I’m on record for what seems like forever on this: putting your student in public school is child abuse. Or maybe it’s worse. One thing is for sure, public schools suck. On that note, welcome to Screven County, Georgia.
Mother and substitute teacher Julie Giles was arrested this week because her son had too many unexcused absences from public school.
Writing on her Facebook page before turning herself in, Giles said “If anyone feels the need to go public with this feel free to do so….the facts are Sam originally had what they consider 12 unexcused absences, 6 are allowed per year, so he had 6 more than is acceptable, but the doctor reissued 3 excuses that Sam didn’t turn in, so basically I am being arrested for THREE days.”
She also noted that her child has all A’s and B’s in school.
Julie is going to fight this silliness, here’s a piece of her twitter feed.
It’s no comfort, but Ms. Giles isn’t alone.
WTOC’s Don Logana contacted Screven County Schools Superintendent William Bland, who told him that the school district is working within the law.
“It’s important for these children to be in school and I think the courts recognize that,” he said.
Logana also learned during his investigation that several other parents have been convicted for the same offense at this school this year alone.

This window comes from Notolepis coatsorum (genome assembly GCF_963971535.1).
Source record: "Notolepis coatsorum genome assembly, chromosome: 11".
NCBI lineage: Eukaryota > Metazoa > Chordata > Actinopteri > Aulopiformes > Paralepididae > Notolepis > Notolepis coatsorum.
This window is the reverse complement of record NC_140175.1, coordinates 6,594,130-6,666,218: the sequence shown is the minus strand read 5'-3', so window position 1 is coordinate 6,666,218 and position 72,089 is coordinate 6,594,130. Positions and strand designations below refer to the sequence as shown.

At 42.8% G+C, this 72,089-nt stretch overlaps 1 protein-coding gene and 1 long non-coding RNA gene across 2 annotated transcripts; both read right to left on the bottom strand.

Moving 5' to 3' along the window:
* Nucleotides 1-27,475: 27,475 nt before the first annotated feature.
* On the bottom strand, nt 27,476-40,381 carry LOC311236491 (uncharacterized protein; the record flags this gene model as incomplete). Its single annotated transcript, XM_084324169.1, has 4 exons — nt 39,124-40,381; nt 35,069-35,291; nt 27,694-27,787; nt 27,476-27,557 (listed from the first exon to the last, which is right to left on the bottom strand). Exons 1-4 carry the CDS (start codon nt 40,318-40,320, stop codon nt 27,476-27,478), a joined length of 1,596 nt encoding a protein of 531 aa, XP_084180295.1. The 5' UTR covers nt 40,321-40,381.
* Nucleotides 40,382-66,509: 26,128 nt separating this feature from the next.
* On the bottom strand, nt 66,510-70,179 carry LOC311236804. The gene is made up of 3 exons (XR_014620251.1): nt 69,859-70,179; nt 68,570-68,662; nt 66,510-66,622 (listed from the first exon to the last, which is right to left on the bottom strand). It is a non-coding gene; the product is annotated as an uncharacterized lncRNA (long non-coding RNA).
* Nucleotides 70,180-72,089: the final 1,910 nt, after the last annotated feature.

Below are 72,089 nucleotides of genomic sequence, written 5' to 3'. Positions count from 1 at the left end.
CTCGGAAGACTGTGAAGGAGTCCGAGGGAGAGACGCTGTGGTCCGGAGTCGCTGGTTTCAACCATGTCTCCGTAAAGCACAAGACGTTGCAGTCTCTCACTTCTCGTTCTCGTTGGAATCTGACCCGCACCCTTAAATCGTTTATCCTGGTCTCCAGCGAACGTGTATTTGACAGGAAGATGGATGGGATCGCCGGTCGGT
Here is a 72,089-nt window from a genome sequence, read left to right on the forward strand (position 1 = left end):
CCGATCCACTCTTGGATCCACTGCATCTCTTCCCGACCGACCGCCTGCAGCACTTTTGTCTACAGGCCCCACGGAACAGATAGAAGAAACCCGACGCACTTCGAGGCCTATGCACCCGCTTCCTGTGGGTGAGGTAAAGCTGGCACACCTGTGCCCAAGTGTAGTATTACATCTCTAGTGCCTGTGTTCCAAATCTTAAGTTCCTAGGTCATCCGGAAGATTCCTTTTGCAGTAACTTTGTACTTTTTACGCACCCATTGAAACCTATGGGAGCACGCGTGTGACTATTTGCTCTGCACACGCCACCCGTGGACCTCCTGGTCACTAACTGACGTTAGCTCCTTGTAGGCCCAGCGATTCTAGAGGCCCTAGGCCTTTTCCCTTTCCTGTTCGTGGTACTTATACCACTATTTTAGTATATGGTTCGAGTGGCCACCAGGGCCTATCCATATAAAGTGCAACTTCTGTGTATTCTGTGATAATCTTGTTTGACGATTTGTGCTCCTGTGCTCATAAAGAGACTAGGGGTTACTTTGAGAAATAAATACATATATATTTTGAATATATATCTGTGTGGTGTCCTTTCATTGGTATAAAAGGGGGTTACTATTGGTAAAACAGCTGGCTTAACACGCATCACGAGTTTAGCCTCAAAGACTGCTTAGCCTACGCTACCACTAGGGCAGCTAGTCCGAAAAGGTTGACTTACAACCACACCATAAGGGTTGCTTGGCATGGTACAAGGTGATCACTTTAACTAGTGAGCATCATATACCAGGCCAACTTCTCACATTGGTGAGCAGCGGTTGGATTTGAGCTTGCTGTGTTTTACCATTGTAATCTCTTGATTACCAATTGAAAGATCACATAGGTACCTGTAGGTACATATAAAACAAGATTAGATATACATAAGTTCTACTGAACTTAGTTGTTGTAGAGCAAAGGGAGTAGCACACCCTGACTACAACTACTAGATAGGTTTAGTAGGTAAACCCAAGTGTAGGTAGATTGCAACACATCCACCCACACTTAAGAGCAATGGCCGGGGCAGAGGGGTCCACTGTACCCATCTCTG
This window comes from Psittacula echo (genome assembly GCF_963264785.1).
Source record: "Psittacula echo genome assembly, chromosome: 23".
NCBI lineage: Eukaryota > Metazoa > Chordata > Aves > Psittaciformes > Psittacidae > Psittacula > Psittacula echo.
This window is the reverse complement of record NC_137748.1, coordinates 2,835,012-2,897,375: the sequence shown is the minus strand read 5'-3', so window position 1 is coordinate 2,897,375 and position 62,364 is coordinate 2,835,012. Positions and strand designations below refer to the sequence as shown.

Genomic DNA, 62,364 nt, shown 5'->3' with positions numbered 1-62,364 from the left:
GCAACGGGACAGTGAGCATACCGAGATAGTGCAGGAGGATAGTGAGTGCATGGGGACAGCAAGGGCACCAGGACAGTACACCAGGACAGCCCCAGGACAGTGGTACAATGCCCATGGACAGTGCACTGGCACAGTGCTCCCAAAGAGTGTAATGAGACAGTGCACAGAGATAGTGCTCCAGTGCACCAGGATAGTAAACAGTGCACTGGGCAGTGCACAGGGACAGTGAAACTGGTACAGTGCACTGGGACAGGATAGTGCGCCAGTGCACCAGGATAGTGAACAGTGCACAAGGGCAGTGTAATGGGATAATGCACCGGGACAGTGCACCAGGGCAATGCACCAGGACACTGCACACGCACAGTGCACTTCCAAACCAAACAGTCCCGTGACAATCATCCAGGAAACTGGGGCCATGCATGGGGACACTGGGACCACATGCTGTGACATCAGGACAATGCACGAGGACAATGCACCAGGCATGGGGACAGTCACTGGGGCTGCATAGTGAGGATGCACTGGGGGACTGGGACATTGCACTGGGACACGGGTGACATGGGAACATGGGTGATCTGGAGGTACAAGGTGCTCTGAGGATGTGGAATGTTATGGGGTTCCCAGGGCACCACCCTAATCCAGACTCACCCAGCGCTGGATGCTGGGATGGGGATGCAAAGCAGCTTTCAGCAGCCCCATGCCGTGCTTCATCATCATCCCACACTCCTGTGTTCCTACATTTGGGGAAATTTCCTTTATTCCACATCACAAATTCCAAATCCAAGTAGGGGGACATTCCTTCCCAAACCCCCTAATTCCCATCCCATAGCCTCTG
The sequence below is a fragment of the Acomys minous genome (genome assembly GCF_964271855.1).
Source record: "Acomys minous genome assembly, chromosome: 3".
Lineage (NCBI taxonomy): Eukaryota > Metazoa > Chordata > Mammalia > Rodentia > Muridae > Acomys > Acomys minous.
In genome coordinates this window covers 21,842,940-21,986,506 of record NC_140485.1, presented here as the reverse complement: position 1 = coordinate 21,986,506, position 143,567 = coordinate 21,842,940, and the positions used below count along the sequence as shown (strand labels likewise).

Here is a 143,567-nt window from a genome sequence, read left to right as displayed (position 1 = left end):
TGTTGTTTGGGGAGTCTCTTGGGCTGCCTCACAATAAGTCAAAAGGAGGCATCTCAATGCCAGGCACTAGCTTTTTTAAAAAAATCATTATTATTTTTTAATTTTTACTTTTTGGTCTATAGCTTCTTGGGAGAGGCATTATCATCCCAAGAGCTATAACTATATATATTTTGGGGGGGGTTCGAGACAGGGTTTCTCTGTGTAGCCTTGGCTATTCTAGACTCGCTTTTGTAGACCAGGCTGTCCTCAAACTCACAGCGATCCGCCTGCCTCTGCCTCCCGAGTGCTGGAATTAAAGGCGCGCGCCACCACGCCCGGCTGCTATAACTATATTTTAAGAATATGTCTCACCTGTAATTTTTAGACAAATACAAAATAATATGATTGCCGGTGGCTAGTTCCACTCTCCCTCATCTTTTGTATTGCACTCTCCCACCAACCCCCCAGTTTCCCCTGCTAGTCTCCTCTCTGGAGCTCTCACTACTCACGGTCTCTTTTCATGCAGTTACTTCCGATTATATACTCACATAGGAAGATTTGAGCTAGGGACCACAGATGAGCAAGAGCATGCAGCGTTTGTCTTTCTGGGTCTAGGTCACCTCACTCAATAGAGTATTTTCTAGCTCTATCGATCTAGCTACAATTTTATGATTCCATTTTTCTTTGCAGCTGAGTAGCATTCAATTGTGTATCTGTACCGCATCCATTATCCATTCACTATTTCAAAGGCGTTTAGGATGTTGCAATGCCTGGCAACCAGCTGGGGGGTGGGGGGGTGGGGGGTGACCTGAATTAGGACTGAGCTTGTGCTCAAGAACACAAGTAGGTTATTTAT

Fortunately Giles was released, but she faces a day in court over the charges after being shackled hand and foot in her home when she was arrested.
Ms. Giles, homeschooling is legal in Georgia and my good friend, Mr. Google, can provide lots of alternatives. Your son will get a better education and you won’t have to waste your time volunteering to support a system of child abuse.
Students coming from a home school graduated college at a higher rate than their peers—66.7 percent compared to 57.5 percent—and earned higher grade point averages along the way, according to a study that compared students at one doctoral university from 2004-2009.
They’re also better socialized than most high school students, says Joe Kelly, an author and parenting expert who home-schooled his twin daughters.
“I know that sounds counterintuitive because they’re not around dozens or hundreds of other kids every day, but I would argue that’s why they’re better socialized,” Kelly says. “Many home-schoolers play on athletic teams, but they’re also interactive with students of different ages.”
Just do it. For your son.
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